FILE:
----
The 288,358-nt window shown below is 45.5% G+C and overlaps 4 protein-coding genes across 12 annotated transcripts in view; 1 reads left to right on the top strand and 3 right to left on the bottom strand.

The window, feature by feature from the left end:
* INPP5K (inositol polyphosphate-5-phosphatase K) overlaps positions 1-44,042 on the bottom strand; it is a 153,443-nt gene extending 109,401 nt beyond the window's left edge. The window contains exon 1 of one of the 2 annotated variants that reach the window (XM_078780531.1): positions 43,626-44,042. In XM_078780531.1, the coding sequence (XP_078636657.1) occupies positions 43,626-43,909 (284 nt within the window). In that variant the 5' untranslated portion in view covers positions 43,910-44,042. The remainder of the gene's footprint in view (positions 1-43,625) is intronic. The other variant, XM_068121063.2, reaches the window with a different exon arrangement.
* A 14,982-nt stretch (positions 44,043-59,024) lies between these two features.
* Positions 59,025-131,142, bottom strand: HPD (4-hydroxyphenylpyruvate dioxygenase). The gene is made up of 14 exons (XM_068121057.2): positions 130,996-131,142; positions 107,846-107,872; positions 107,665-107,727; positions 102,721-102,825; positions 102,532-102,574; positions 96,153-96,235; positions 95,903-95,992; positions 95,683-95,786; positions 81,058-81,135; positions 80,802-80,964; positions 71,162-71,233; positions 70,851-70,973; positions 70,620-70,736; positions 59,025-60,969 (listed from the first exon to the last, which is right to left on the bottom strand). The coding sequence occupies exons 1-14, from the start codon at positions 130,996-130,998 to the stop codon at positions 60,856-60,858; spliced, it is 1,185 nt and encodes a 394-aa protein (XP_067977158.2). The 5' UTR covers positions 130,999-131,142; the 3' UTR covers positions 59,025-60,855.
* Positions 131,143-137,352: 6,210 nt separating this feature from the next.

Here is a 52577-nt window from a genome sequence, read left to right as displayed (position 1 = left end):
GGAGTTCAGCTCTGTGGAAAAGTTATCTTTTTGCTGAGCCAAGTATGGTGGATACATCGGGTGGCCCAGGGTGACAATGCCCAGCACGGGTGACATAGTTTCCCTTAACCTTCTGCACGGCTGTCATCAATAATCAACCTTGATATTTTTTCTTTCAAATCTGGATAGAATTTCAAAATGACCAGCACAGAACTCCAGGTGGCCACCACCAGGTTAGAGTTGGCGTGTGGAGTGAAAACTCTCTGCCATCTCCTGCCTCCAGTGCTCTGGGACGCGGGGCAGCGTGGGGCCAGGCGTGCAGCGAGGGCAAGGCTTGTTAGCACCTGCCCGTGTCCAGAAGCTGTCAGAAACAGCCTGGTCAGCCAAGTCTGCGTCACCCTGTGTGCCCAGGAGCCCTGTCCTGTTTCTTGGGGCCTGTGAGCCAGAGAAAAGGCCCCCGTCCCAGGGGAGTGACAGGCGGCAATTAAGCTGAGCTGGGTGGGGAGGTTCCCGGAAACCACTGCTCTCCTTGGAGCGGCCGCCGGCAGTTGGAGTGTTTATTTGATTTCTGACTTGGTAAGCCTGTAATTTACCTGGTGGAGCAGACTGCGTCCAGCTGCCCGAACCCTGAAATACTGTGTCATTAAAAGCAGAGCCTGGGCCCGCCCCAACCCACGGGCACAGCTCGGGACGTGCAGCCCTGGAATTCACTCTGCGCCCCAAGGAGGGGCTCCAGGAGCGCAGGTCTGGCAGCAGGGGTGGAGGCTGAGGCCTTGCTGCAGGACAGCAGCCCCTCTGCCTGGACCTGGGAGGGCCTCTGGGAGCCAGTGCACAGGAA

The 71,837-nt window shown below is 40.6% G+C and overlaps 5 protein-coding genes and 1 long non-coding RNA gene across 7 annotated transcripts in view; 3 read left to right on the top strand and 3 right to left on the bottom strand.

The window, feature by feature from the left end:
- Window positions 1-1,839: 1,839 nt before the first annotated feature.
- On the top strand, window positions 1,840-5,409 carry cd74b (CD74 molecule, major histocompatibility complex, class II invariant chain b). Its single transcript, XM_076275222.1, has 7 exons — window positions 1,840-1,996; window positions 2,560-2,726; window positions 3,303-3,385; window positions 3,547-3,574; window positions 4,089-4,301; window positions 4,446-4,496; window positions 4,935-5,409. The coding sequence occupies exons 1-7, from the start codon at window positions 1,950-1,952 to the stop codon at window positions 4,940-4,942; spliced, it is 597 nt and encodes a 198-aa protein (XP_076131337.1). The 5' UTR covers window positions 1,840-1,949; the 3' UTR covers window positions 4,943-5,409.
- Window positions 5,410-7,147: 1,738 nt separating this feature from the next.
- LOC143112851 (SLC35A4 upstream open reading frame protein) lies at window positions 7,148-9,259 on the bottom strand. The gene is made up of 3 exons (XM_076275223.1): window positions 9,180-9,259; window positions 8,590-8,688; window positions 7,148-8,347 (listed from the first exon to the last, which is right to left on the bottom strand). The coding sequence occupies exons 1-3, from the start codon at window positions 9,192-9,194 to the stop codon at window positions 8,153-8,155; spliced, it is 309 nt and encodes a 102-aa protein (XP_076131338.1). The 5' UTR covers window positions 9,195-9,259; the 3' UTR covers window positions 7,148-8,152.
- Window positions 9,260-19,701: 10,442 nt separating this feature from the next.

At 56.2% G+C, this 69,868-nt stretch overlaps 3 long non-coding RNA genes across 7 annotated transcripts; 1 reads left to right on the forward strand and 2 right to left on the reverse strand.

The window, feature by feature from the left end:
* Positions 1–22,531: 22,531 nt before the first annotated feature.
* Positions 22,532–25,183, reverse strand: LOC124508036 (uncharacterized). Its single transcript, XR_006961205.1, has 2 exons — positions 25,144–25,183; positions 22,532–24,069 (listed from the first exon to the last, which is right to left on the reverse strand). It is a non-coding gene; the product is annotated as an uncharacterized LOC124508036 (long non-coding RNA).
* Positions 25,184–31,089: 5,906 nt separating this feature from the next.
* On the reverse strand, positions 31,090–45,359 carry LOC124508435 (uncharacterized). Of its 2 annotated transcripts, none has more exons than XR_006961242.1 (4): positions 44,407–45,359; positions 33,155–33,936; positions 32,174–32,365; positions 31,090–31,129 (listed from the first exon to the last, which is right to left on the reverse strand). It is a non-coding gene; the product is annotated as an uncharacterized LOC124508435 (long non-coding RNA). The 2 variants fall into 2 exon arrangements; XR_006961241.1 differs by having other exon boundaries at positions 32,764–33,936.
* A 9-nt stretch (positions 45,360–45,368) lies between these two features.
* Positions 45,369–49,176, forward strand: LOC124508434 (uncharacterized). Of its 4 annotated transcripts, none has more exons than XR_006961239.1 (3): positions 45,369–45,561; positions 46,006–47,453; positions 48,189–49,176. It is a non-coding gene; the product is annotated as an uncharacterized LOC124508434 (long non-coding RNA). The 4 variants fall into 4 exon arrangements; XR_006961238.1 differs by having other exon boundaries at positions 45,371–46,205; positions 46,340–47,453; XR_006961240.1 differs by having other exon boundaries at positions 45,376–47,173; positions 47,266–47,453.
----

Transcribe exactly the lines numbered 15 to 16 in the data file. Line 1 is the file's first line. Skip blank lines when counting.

- Window positions 9,260-19,701: 10,442 nt separating this feature from the next.

At 56.2% G+C, this 69,868-nt stretch overlaps 3 long non-coding RNA genes across 7 annotated transcripts; 1 reads left to right on the forward strand and 2 right to left on the reverse strand.